Lahore: Hafiz Saeed, chief of Jama'at-ud-Da'wah (JuD), a front group of banned militant outfit Lashkar-e-Toiba (LeT), has questioned Pakistan's decision to adopt Urdu as its national language in a country where majority of people speak Punjabi language.
Speaking to a group of his supporters in Lahore last night, Saeed said he felt the government did not adopt Punjabi in 1947 because the written text is in Gurmukhi language and that would have questioned the two-nation theory on which Pakistan was created. Saeed whose base is in South Punjab is pushing for a review of Urdu as the official language.
Saeed, who is based in Johar town near Lahore, is pushing for Punjabi to be the main language of Pakistan. Punjabi is also the main language for the JuD and the LeT recruits and there are frequent anti urdu protests by the cadres of the Punjab based hardline groups whose demand is to make Punjabi the National language. Saeed also cited the fact that Punjabi is the main language of the Pakistan Army and that in itself is reason to review the language situation as a mark of respect to the armed forces.
Saeed mentioned that even though he personally is not a Punjabi speaker, the fact remains that Pakistan's larger interests are more important. He added that in these times where each region of Pakistan is getting restless, Punjabi is perhaps the only language which can ensure the unity of the nation.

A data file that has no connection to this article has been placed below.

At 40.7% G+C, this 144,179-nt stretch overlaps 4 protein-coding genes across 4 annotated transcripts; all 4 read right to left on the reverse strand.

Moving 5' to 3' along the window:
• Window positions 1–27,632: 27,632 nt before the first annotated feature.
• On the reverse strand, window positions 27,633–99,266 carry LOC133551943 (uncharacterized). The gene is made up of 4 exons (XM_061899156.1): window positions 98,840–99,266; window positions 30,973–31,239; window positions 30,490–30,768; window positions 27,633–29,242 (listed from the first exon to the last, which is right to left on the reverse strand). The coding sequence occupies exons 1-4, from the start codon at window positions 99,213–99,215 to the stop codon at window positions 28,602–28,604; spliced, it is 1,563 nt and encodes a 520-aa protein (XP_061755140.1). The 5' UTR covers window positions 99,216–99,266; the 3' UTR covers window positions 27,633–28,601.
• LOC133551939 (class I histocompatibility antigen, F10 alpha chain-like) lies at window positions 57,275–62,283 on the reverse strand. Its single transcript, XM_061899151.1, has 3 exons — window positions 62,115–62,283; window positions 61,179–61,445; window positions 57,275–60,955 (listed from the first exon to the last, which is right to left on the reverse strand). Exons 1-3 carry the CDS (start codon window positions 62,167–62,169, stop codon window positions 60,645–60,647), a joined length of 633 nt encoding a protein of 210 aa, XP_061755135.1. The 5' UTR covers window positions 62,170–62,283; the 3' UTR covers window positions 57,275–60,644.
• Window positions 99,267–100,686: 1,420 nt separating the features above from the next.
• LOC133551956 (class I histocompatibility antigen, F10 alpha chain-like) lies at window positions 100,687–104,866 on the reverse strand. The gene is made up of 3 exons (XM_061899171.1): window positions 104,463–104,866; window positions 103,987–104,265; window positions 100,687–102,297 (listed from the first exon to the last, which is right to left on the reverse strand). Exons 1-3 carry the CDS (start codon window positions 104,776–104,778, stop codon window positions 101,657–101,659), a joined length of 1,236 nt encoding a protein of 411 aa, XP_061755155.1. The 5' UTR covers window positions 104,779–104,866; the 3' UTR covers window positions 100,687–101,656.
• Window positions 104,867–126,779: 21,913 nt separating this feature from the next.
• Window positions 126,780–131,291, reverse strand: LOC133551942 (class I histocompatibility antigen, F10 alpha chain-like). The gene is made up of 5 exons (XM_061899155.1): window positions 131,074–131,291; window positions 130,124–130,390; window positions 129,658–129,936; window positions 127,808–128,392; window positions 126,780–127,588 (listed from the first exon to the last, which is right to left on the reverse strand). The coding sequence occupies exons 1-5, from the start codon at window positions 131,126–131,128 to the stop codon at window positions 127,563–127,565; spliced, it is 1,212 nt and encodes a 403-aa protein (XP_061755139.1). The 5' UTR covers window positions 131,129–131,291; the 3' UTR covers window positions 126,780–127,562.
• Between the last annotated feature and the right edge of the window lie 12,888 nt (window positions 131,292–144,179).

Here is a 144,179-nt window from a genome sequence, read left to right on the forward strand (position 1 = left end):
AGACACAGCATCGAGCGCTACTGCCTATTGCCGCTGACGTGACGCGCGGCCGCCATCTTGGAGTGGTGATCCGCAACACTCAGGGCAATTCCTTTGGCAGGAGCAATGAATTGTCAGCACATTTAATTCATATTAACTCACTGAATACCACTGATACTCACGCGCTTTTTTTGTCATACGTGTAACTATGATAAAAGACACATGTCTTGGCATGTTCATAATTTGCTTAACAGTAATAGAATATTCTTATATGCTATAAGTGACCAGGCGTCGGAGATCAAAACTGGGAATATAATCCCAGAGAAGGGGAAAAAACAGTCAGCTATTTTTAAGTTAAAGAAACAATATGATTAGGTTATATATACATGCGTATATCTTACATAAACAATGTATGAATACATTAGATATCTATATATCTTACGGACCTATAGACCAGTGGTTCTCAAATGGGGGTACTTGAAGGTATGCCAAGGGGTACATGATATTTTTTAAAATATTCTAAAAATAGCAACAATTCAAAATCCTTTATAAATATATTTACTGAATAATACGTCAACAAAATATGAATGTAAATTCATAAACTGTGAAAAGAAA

There has been no word from Pakistan government after Saeed made the comments.
The creation of Pakistan was based on religion rather than their language and ethnicity. The two-nation theory was the founding principle of the movement to create a separate country for Muslims.
Even after 68 years of its independence, Pakistan continues to have Urdu as its national language but it is losing its prominence as a large number of people continue to speak different languages in different provinces.
Despite their official adoption of Urdu as their first language, some 44 per cent of people in Pakistan speak Punjabi where as Pashto and Sindhi are spoken by an estimated 15 and 12 percent of its population.
Only 8 per cent of Pakistanis speak Urdu whereas 3.6 percent speaks Balochi.
It should be recalled that the Supreme Court of Pakistan in last September directed the federal and provincial governments to adopt Urdu as official language in the country. It questioned the use of English as a language which can't be understood by the public at large.
In order to preserve the Urdu language, the government of Pakistan has directed all schools to treat Urdu as a compulsory subject.
People in Pakistan occupied Kashmir and Gilgit Baltistan region have often hit the streets protesting the government's decision to impose Urdu on them. They say that Urdu reflects a cultural imperialism by the Pakistan establishment.
They allege there is a sinister plan by the Pakistan government to suppress their local languages and dialects including Punjabi.